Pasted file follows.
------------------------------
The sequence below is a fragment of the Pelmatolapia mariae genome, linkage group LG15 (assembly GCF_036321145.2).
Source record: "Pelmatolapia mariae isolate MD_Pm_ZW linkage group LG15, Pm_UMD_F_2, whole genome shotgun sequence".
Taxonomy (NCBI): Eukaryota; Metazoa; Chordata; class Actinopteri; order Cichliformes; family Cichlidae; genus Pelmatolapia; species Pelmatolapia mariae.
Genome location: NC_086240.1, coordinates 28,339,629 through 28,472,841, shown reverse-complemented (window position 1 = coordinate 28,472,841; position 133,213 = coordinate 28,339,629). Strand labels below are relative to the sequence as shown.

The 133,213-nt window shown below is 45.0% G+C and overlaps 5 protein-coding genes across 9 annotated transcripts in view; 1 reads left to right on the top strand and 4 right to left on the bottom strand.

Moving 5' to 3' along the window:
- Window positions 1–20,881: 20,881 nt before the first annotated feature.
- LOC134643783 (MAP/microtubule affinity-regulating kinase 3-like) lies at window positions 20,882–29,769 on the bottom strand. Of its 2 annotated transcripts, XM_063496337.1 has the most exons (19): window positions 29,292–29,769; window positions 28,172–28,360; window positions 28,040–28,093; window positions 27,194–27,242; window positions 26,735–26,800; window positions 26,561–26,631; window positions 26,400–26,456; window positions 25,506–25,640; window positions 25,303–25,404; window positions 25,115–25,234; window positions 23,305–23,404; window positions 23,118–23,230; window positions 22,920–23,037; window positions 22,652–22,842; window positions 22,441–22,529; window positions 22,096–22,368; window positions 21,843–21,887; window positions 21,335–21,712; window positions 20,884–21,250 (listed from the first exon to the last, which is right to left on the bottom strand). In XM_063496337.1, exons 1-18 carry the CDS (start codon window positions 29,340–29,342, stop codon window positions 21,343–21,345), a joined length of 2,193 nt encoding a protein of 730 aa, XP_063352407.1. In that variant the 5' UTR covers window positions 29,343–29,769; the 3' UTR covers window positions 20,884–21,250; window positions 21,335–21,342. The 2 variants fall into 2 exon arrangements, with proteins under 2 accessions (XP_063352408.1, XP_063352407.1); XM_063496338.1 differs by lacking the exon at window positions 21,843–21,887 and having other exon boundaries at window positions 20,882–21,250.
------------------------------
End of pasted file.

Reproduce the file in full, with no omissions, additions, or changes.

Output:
The sequence below is a fragment of the Pelmatolapia mariae genome, linkage group LG15 (assembly GCF_036321145.2).
Source record: "Pelmatolapia mariae isolate MD_Pm_ZW linkage group LG15, Pm_UMD_F_2, whole genome shotgun sequence".
Taxonomy (NCBI): Eukaryota; Metazoa; Chordata; class Actinopteri; order Cichliformes; family Cichlidae; genus Pelmatolapia; species Pelmatolapia mariae.
Genome location: NC_086240.1, coordinates 28,339,629 through 28,472,841, shown reverse-complemented (window position 1 = coordinate 28,472,841; position 133,213 = coordinate 28,339,629). Strand labels below are relative to the sequence as shown.

The 133,213-nt window shown below is 45.0% G+C and overlaps 5 protein-coding genes across 9 annotated transcripts in view; 1 reads left to right on the top strand and 4 right to left on the bottom strand.

Moving 5' to 3' along the window:
- Window positions 1–20,881: 20,881 nt before the first annotated feature.
- LOC134643783 (MAP/microtubule affinity-regulating kinase 3-like) lies at window positions 20,882–29,769 on the bottom strand. Of its 2 annotated transcripts, XM_063496337.1 has the most exons (19): window positions 29,292–29,769; window positions 28,172–28,360; window positions 28,040–28,093; window positions 27,194–27,242; window positions 26,735–26,800; window positions 26,561–26,631; window positions 26,400–26,456; window positions 25,506–25,640; window positions 25,303–25,404; window positions 25,115–25,234; window positions 23,305–23,404; window positions 23,118–23,230; window positions 22,920–23,037; window positions 22,652–22,842; window positions 22,441–22,529; window positions 22,096–22,368; window positions 21,843–21,887; window positions 21,335–21,712; window positions 20,884–21,250 (listed from the first exon to the last, which is right to left on the bottom strand). In XM_063496337.1, exons 1-18 carry the CDS (start codon window positions 29,340–29,342, stop codon window positions 21,343–21,345), a joined length of 2,193 nt encoding a protein of 730 aa, XP_063352407.1. In that variant the 5' UTR covers window positions 29,343–29,769; the 3' UTR covers window positions 20,884–21,250; window positions 21,335–21,342. The 2 variants fall into 2 exon arrangements, with proteins under 2 accessions (XP_063352408.1, XP_063352407.1); XM_063496338.1 differs by lacking the exon at window positions 21,843–21,887 and having other exon boundaries at window positions 20,882–21,250.